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Yamaha YZR500 vs. Suzuki RG500 Seen from the 21st Century (Part Two)
Yamaha YZR500 vs. Suzuki RG500 Seen from the 21st Century (Part Two)
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Although the first two-stroke bike to win the 500cc World Championship was the Yamaha YZR500 OW23 with Giacomo Agostini at his controls in 1975. It seems that the Japanese were not able to manage the resources and knowledge acquired and were diluted in a strategy that did not focus efforts on a single leading driver. In 1976 Yamaha decided not to officially participate in the World Championship and only provided a customer racing motorcycle to Giacomo Agostini.

Meanwhile Suzuki, who at the beginning of the sixties had "bought" all the knowledge about two-strokes developed by Walter Kaaden and Erns Degner in MZ, managed to cure the youth problems that his 500 motorcycle had.

Barry Sheene champion with Suzuki in 76 and 77

In addition, in Suzuki they signed a young British man who stood out over the other riders of the brand, Barry Sheene was going to climb in the 1976 season to the most developed two-stroke on the grid. That season Sheene had five victories. But the dominance of the Suzuki was such that Suzuki won three more races that season, took a second place and only fell off the podium in the Tourist Trophy where J. Williams finished seventh. However, at the end of the season the first six positions of the World Championship were occupied by pilots driving a Suzuki.

And the following season things did not change much, since Among the 32 motorcycles participating in the 1977 World 500, 27 were Suzuki. Still Barry Sheene won seven races, for a Findlay, a Hennen, a second place went to Marco Lucchinelli and a third to Rougerie. In the 11 races there was always a Suzuki on the podium.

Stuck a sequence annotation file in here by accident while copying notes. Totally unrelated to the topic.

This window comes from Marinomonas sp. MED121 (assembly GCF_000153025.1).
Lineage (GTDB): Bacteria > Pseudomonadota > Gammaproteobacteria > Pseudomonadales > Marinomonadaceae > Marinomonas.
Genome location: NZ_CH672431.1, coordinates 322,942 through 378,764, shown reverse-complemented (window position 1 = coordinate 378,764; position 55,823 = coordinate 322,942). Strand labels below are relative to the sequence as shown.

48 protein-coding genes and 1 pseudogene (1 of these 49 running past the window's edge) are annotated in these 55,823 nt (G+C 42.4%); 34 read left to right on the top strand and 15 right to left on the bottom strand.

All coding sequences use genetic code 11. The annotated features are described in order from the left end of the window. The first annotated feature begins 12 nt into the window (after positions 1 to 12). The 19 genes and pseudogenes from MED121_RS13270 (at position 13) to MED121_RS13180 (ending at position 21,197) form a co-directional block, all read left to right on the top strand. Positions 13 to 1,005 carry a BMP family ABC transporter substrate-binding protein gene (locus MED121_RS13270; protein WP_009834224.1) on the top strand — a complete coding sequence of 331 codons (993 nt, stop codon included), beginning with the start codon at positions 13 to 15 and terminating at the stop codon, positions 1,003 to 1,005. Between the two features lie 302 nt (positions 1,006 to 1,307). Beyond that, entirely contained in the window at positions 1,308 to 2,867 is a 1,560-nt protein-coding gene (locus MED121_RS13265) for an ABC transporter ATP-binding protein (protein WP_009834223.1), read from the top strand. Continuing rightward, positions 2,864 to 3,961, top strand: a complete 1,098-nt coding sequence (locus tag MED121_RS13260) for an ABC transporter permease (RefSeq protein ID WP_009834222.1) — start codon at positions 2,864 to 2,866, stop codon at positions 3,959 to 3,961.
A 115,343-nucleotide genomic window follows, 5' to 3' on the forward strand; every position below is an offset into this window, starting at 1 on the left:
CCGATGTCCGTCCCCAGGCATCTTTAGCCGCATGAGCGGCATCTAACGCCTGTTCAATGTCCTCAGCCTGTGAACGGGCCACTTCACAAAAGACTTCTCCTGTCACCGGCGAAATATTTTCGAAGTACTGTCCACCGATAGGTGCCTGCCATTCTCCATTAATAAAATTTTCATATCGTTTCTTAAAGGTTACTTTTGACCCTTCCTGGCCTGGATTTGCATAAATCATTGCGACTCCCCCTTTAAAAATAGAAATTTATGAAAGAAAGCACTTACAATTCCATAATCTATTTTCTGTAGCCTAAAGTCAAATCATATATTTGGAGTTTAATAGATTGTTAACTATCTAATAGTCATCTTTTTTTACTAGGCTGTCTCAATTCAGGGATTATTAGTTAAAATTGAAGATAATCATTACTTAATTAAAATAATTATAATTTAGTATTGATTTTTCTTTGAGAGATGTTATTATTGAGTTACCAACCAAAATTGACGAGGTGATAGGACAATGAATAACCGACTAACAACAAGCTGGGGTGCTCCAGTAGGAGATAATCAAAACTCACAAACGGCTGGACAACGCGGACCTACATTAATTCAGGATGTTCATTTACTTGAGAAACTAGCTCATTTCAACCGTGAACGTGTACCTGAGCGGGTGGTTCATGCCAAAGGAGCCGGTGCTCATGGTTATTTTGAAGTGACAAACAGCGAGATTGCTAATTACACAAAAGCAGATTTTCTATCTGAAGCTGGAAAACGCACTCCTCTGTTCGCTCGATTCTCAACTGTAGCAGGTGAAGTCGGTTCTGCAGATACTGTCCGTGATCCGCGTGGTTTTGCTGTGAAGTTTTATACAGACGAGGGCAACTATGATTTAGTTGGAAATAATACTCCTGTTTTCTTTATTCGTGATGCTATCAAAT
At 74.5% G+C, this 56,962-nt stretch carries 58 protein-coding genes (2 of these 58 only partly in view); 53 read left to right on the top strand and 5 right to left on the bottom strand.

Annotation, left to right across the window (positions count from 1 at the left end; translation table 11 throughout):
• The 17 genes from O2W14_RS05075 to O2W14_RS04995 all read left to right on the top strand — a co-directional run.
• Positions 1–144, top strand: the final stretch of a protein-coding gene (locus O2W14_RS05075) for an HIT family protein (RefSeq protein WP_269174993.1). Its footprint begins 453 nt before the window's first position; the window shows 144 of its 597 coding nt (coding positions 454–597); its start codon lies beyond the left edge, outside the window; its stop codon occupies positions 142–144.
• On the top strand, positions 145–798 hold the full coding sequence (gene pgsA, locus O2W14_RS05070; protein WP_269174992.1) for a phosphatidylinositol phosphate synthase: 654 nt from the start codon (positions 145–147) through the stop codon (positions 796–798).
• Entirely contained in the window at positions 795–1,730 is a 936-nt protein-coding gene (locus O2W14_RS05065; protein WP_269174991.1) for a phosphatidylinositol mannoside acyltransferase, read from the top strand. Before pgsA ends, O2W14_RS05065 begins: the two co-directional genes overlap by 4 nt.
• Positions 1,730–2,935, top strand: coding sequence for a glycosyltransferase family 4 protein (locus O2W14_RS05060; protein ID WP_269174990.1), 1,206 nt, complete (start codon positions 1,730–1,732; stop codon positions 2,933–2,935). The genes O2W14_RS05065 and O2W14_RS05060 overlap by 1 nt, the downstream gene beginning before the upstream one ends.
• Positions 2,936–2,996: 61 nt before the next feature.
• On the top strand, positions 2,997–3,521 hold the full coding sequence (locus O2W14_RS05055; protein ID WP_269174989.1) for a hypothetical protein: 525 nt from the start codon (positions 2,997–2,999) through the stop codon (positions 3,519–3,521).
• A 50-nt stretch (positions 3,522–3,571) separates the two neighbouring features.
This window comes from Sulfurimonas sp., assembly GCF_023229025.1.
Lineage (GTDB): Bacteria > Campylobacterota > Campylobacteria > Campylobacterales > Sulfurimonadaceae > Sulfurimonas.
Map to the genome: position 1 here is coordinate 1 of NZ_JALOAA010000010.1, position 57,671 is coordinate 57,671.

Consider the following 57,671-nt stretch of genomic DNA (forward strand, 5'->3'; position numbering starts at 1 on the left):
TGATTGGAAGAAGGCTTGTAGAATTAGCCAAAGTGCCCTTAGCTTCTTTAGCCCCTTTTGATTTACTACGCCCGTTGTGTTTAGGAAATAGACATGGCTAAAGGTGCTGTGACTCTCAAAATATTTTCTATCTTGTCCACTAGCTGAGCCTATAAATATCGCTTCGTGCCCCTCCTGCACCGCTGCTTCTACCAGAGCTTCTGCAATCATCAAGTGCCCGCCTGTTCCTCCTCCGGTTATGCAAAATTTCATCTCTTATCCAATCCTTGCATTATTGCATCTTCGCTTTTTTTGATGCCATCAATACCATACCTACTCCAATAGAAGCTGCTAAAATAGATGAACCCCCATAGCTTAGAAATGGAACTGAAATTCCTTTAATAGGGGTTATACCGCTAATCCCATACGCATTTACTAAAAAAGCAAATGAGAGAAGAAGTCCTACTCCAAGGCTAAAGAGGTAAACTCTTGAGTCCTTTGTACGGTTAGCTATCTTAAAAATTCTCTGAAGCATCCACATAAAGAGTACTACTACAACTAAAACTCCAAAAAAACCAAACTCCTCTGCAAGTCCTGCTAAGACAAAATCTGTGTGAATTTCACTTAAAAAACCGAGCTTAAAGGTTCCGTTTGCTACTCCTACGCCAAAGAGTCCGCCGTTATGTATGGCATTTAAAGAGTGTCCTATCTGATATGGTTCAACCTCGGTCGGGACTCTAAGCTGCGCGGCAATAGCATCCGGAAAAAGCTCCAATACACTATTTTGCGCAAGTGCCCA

Technically the Suzuki RG500 XR14 used a four-cylinder in-frame engine. Engines that arose from joining two 250 cc twins in parallel. The simplicity of the design was such that each cylinder had its own independent float carburetor. Its own rotary intake valve and resonator exhaust in charge of extracting every last horsepower from the cylinder.

Besides the Suzuki's chassis had been evolved without compromise with the chassis used up to that time, which allowed the motorcycle to be driven in the opposite style to the four-stroke. While the four-stroke bikes tried to brake to the bare minimum and corner very carefully, the two-strokes required to be driven in a different way. You braked a lot at the entrance of the curve, you turned and as soon as the bike was fairly straight, the throttle was fully opened to take advantage of the blazing accelerations of the two-stroke engine. Of course, for this, the tires also had to evolve accordingly.

Suzuki RG500 XR14 datasheet

Tomorrow we will continue with the Yamaha YZR500 OW48R.

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